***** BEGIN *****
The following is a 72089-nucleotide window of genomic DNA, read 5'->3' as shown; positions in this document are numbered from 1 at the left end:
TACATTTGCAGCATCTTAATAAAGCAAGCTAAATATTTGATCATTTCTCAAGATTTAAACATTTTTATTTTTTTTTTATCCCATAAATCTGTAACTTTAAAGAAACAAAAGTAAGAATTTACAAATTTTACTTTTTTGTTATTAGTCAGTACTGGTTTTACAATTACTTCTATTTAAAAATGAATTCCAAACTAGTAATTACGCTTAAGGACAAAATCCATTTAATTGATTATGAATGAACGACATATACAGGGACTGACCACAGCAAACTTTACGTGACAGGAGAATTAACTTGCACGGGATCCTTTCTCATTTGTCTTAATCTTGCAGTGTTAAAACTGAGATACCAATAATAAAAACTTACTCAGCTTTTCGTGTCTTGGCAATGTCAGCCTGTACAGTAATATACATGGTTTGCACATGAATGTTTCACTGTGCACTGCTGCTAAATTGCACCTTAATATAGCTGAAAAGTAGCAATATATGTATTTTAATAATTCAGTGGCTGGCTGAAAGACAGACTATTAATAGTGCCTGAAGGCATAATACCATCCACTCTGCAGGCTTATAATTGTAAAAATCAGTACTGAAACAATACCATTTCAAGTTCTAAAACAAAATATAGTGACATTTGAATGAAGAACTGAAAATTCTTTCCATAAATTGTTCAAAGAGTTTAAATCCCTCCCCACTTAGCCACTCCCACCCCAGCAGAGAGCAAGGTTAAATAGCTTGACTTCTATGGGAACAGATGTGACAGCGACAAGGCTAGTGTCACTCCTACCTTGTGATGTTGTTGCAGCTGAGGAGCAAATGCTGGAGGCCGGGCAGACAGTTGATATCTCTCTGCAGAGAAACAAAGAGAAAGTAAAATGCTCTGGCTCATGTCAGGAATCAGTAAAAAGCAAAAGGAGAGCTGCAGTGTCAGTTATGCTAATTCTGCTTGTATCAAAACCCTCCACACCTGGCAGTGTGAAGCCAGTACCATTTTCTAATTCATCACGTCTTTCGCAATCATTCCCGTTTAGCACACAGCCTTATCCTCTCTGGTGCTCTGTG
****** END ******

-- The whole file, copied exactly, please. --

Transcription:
The following is a 72089-nucleotide window of genomic DNA, read 5'->3' as shown; positions in this document are numbered from 1 at the left end:
TACATTTGCAGCATCTTAATAAAGCAAGCTAAATATTTGATCATTTCTCAAGATTTAAACATTTTTATTTTTTTTTTATCCCATAAATCTGTAACTTTAAAGAAACAAAAGTAAGAATTTACAAATTTTACTTTTTTGTTATTAGTCAGTACTGGTTTTACAATTACTTCTATTTAAAAATGAATTCCAAACTAGTAATTACGCTTAAGGACAAAATCCATTTAATTGATTATGAATGAACGACATATACAGGGACTGACCACAGCAAACTTTACGTGACAGGAGAATTAACTTGCACGGGATCCTTTCTCATTTGTCTTAATCTTGCAGTGTTAAAACTGAGATACCAATAATAAAAACTTACTCAGCTTTTCGTGTCTTGGCAATGTCAGCCTGTACAGTAATATACATGGTTTGCACATGAATGTTTCACTGTGCACTGCTGCTAAATTGCACCTTAATATAGCTGAAAAGTAGCAATATATGTATTTTAATAATTCAGTGGCTGGCTGAAAGACAGACTATTAATAGTGCCTGAAGGCATAATACCATCCACTCTGCAGGCTTATAATTGTAAAAATCAGTACTGAAACAATACCATTTCAAGTTCTAAAACAAAATATAGTGACATTTGAATGAAGAACTGAAAATTCTTTCCATAAATTGTTCAAAGAGTTTAAATCCCTCCCCACTTAGCCACTCCCACCCCAGCAGAGAGCAAGGTTAAATAGCTTGACTTCTATGGGAACAGATGTGACAGCGACAAGGCTAGTGTCACTCCTACCTTGTGATGTTGTTGCAGCTGAGGAGCAAATGCTGGAGGCCGGGCAGACAGTTGATATCTCTCTGCAGAGAAACAAAGAGAAAGTAAAATGCTCTGGCTCATGTCAGGAATCAGTAAAAAGCAAAAGGAGAGCTGCAGTGTCAGTTATGCTAATTCTGCTTGTATCAAAACCCTCCACACCTGGCAGTGTGAAGCCAGTACCATTTTCTAATTCATCACGTCTTTCGCAATCATTCCCGTTTAGCACACAGCCTTATCCTCTCTGGTGCTCTGTG